June found me traveling in California for the Agriculture, Food and Human Values conference in Los Angeles and to the San Francisco Bay Area for a talk in Berkeley at La Pena. I also gave talks or met with Urban Gleaners, Foodshift, UC Nutrition Policy Institute, Alameda County Community Food Bank, Oregon Food Bank, Prevention Institute, and California Food Policy Advocates.
A reflection about food waste and food banks, from these meetings:
Food waste has a life of its own and should not be connected to directly as a solution to hunger. The idea of recovering leftovers to feed to the poor remains inherently undignified to me. Food waste captured and redistributed is not the answer to hunger. As I heard many people in Toronto say, it is a “garbage food for garbage people” attitude.
Part of the problem with this attitude to food waste is the concept of hunger itself. The public thinks that if someone is hungry that they should be grateful for any food and forego their dignity. That mentality underlines the fact that we don’t consider food to be a human right in the U.S.
In a reverse Marie Antoinette, I say, let the rich eat food waste If the stuff is so good.
As one former sustainability executive in the food service field told me, the only answer to stemming the mountain of wasted food is changing business practices of manufacturers and retailers to reduce the waste.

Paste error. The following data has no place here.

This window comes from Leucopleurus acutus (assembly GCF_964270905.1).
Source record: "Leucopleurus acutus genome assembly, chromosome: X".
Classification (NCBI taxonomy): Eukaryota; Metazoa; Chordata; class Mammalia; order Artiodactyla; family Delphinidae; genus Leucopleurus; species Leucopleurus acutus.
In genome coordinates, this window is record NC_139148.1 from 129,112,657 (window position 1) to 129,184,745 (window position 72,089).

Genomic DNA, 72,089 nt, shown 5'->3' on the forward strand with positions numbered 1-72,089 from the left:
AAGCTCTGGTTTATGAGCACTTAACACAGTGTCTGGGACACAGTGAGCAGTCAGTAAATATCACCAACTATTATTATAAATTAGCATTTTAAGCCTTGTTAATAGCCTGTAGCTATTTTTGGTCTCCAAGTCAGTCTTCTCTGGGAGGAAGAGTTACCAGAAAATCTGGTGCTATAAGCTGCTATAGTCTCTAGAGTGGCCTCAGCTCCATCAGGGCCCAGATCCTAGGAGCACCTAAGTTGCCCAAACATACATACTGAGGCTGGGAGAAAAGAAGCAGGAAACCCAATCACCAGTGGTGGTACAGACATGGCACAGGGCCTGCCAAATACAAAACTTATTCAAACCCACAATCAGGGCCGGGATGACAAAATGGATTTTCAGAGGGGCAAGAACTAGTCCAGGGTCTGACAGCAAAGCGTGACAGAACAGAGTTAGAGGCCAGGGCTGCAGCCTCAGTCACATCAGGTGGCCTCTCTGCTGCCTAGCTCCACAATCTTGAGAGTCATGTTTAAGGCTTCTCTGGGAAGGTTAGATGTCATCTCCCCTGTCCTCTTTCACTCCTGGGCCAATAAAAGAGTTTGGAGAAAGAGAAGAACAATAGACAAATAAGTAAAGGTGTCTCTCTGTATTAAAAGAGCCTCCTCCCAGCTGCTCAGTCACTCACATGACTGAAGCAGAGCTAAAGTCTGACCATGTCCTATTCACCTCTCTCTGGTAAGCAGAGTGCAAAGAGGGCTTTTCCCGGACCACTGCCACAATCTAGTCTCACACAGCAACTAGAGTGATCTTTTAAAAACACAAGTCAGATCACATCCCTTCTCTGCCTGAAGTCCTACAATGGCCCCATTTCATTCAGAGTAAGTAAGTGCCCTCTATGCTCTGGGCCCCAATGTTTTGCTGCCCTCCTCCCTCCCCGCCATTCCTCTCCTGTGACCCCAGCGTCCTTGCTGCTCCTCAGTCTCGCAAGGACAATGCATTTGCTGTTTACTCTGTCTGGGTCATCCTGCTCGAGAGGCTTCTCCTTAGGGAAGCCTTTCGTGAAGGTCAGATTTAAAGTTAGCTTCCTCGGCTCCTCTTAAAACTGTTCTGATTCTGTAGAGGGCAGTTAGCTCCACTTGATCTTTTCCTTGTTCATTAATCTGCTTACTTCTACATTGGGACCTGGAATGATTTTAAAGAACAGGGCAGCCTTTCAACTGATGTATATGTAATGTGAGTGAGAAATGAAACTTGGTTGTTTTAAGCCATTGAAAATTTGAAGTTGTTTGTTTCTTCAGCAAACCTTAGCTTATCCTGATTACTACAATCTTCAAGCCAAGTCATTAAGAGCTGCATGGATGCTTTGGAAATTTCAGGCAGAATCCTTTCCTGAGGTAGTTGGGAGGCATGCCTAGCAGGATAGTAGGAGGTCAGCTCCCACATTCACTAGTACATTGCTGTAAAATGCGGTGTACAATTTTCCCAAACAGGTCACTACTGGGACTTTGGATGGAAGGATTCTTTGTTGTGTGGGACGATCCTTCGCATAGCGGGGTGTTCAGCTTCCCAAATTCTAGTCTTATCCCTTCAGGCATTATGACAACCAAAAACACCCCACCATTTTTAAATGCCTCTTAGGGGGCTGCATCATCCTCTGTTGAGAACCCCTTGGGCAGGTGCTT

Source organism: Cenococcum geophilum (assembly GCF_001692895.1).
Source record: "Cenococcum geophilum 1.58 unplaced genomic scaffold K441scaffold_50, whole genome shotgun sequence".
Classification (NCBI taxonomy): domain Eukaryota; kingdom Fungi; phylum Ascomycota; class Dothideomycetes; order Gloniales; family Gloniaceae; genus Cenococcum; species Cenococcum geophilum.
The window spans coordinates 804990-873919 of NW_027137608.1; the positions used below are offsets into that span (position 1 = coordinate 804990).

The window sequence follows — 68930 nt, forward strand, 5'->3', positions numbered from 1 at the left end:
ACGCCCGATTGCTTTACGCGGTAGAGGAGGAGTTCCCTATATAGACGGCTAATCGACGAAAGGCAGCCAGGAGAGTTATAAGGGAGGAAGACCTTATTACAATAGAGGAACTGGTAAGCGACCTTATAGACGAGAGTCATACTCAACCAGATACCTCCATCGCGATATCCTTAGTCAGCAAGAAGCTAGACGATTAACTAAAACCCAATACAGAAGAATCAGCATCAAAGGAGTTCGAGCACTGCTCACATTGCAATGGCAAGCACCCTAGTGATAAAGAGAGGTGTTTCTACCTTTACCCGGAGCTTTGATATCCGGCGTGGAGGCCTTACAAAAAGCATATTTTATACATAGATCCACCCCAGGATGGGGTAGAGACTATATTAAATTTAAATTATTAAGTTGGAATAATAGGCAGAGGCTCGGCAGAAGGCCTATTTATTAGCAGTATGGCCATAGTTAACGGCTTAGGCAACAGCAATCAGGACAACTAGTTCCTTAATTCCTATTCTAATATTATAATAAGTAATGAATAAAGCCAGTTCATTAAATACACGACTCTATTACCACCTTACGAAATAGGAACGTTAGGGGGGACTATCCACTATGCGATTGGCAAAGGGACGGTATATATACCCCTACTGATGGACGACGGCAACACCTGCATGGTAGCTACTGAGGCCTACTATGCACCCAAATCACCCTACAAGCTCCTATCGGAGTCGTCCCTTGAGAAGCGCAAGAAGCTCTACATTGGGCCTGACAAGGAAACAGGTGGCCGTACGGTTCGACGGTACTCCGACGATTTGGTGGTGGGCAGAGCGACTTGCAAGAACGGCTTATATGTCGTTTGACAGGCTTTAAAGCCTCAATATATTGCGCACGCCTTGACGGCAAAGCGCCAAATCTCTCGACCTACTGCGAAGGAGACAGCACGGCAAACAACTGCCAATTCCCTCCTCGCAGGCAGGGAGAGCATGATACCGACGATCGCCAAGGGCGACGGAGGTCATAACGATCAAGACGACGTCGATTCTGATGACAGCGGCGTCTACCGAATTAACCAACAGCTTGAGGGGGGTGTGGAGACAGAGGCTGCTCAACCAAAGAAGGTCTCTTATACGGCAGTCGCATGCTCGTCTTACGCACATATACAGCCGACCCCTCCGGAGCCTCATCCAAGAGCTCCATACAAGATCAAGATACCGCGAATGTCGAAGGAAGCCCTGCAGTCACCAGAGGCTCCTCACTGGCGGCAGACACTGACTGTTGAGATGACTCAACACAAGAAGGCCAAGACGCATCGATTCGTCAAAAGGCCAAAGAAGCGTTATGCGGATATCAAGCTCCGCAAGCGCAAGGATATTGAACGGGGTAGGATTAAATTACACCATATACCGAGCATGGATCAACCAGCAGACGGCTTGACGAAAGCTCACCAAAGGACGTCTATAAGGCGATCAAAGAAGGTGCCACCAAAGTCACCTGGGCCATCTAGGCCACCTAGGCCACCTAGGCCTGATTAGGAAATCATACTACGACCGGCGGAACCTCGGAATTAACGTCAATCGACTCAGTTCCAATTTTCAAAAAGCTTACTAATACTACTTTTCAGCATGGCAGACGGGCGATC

As a society, we seem too eager to honor the waste warriors who insist on “rescuing” (presumably on a white steed) every last food item from the landfill. The American ethos of “waste not, want not,” confounds what is an enormously complex issue with environmental repercussions.
From my perspective as the former interim director of a small gleaning organization in Portland, OR, I am wondering about the carbon footprint of all the food recovery efforts. Food recovery groups should do an analysis of the carbon impacts of their trips to pick up a few burritos or leftover sandwiches. Discussions about the problem of wasted food should include the complexity of how it is calculated, and that the estimated costs are largely inaccurate.
Yet, there are innovative ways to not disproportionately benefit corporations and capture a portion of the food waste stream. Many groups such as FoodShift are developing new uses for surplus food, including using it for value added purposes and as a job creation tool.
Do you know of a project that is addressing these issues? I’d love to hear about it. Contact me.